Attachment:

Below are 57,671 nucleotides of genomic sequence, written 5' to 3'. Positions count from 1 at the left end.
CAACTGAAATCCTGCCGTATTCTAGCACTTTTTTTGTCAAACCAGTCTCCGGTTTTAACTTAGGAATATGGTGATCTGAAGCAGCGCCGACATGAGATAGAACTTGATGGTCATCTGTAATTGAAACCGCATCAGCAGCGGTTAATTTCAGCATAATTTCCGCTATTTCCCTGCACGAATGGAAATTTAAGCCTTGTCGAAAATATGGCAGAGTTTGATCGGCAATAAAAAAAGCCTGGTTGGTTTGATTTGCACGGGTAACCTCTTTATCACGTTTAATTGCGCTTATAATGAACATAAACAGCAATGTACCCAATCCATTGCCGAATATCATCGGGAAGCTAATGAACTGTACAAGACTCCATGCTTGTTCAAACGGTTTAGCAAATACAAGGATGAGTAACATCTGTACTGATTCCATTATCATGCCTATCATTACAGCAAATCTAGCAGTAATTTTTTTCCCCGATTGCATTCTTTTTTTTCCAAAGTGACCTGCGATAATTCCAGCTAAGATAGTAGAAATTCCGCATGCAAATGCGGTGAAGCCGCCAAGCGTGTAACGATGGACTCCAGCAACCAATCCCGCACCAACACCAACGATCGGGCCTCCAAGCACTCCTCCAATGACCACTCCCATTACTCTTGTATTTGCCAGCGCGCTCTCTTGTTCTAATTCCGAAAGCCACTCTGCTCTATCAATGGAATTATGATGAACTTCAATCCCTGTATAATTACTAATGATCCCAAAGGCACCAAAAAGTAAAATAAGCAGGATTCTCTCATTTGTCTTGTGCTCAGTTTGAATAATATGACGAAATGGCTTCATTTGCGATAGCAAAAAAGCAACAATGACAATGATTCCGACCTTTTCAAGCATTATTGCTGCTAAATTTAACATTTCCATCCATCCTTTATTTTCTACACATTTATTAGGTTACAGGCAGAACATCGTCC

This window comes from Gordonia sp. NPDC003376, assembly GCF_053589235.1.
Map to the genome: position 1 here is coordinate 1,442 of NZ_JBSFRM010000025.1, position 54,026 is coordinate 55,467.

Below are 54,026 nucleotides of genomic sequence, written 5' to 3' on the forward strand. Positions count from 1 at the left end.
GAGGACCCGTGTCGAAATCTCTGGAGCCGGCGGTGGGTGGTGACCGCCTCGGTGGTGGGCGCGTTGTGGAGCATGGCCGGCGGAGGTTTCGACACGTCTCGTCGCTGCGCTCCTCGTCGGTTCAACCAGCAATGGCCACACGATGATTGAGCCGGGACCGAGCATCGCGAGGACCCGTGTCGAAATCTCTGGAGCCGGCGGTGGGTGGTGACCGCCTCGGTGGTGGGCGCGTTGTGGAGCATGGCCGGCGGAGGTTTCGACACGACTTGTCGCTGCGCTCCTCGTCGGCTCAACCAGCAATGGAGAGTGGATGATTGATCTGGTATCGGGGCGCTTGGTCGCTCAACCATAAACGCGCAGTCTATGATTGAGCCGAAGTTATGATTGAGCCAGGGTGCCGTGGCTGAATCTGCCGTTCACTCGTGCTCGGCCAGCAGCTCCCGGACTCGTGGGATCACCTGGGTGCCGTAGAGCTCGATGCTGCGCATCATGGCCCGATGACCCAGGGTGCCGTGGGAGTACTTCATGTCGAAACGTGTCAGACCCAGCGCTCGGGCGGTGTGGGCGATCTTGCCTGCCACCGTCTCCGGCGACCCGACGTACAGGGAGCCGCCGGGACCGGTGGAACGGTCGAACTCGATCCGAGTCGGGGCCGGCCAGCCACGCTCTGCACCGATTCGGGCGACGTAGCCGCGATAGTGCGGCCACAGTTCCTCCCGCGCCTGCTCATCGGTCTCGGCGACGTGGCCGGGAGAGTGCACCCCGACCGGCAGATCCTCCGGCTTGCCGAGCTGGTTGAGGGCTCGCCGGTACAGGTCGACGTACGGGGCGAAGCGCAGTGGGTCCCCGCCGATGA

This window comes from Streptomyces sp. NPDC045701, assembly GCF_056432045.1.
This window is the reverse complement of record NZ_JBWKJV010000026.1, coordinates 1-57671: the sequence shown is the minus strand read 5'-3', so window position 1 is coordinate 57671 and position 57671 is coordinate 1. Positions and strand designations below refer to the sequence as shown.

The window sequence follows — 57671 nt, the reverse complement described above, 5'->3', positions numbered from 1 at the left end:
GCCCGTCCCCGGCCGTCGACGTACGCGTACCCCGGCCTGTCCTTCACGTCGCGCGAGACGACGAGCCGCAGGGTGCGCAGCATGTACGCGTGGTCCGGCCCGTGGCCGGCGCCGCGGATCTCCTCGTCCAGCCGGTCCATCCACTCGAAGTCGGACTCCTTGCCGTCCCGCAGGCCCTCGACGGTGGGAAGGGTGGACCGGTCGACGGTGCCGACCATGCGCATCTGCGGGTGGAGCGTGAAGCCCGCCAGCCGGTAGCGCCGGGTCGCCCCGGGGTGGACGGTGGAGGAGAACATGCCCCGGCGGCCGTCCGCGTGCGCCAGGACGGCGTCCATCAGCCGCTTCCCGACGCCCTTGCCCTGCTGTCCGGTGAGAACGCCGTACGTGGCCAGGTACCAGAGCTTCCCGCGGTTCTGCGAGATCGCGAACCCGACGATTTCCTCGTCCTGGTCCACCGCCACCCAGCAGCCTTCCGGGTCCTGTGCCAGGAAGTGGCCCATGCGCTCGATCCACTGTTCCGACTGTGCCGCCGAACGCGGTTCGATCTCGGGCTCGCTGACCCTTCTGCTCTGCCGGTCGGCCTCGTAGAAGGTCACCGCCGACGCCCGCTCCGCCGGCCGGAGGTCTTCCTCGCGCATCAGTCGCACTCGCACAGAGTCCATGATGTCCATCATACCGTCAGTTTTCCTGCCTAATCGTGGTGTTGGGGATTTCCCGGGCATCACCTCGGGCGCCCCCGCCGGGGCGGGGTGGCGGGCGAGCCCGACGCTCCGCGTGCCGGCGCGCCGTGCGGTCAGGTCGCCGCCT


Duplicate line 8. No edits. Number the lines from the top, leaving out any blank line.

This window is the reverse complement of record NZ_JBWKJV010000026.1, coordinates 1-57671: the sequence shown is the minus strand read 5'-3', so window position 1 is coordinate 57671 and position 57671 is coordinate 1. Positions and strand designations below refer to the sequence as shown.